A list of items that is broken down by categories and subcategories is much easier to understand than a plain list where elements from different building systems are combined. An engineering consulting firm can help you put together a WBS effectively. With this bidding format, detecting discrepancies also becomes easier; for example, if five contractors are participating and one of them priced an item significantly lower than the other four, it is likely that there was a mistake or misinterpretation.
Importance of a Mechanical Engineering Professional’s Technical Point of View
When comparing bids for a project, the opinion of a neutral and qualified third party is highly recommended, and the best recommendation is to hire the services of an engineering consulting or supervision firm. This way, each item on the project scope can be assessed based from the financial and technical standpoint in relation to mechanical engineering, ensuring that the price provided by a contractor is reasonable according to technical specifications. To define what can be considered cheap or expensive in engineering, a degree of industry know-how is required.
An engineering consultant or firm can also determine if any items in the project scope are priced too high or too low, and then request a clarification from the respective contractor. Low prices are only good news if they are reasonable; unrealistic prices are likely the result of a mistake by the bidding contractor. However, these conclusions can only be reached with a thorough understanding of different building systems and the prices that can be expected.
In simple terms, submittals can be defined as any information on equipment and materials, provided by a contractor for approval before the project is awarded. Some of the most common types of submittals include technical cut sheets, shop drawings and material samples.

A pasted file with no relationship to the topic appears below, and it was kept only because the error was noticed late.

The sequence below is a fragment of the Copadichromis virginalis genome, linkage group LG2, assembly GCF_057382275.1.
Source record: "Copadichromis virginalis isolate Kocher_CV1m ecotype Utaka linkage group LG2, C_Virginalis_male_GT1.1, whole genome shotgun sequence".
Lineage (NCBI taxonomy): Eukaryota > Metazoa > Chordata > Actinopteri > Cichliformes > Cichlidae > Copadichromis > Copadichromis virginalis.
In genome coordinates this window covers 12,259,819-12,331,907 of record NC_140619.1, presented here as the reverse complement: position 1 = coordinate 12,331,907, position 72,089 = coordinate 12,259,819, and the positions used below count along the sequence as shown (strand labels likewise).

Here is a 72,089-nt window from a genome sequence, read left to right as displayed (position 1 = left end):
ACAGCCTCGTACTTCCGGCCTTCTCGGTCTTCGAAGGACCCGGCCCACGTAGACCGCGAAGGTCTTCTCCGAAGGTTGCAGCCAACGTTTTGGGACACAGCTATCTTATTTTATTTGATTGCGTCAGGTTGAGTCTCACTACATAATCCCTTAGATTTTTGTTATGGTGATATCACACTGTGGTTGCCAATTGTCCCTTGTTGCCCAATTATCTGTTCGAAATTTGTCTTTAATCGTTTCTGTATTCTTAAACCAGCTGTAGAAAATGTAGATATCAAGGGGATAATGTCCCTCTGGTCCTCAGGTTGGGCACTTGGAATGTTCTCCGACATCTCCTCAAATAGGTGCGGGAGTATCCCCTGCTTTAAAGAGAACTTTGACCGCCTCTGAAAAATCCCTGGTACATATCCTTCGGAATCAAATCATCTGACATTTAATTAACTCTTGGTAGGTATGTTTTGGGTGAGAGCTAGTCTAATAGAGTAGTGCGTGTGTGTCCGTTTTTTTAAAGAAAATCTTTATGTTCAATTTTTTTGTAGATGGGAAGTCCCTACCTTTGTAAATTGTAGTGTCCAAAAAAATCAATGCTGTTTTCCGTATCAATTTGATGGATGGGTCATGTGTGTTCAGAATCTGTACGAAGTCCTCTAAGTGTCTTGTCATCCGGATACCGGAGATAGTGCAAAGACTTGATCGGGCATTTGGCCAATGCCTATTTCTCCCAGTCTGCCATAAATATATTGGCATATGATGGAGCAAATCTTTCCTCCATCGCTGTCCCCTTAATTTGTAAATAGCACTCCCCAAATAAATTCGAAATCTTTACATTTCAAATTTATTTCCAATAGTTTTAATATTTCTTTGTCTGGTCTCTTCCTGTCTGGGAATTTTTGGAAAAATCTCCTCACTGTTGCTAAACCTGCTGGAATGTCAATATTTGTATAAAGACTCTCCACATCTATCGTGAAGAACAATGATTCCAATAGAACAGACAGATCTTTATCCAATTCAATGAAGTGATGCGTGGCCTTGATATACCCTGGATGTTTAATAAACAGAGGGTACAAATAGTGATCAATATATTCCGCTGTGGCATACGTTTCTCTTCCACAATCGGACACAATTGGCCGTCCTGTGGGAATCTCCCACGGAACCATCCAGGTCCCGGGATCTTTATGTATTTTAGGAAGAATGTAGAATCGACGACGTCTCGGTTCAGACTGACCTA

Building system components must generally meet a series of requirements and standards. Equipment from reliable manufacturers comes with technical cut sheets, which provide a detailed description of product features and compliance. However, not all contractors work with the same providers, and the contractor selection process may involve comparing equipment from different suppliers for a single item in the project bid. Although equipment cut sheets are available in the Internet, searching for them can be very tedious when dealing with a large project. For this reason, it is very important the contractors participating in a bid provide cut sheets of all the proposed equipment.
Some elements of building systems that perform critical functions or involve a high degree of complexity cannot be described effectively with only textual specifications and general construction plans. In these cases, requesting shop drawings from contractors is recommended, providing specific details on how the component will be manufactured or installed. Shop drawings are especially important in projects that involve custom-built components.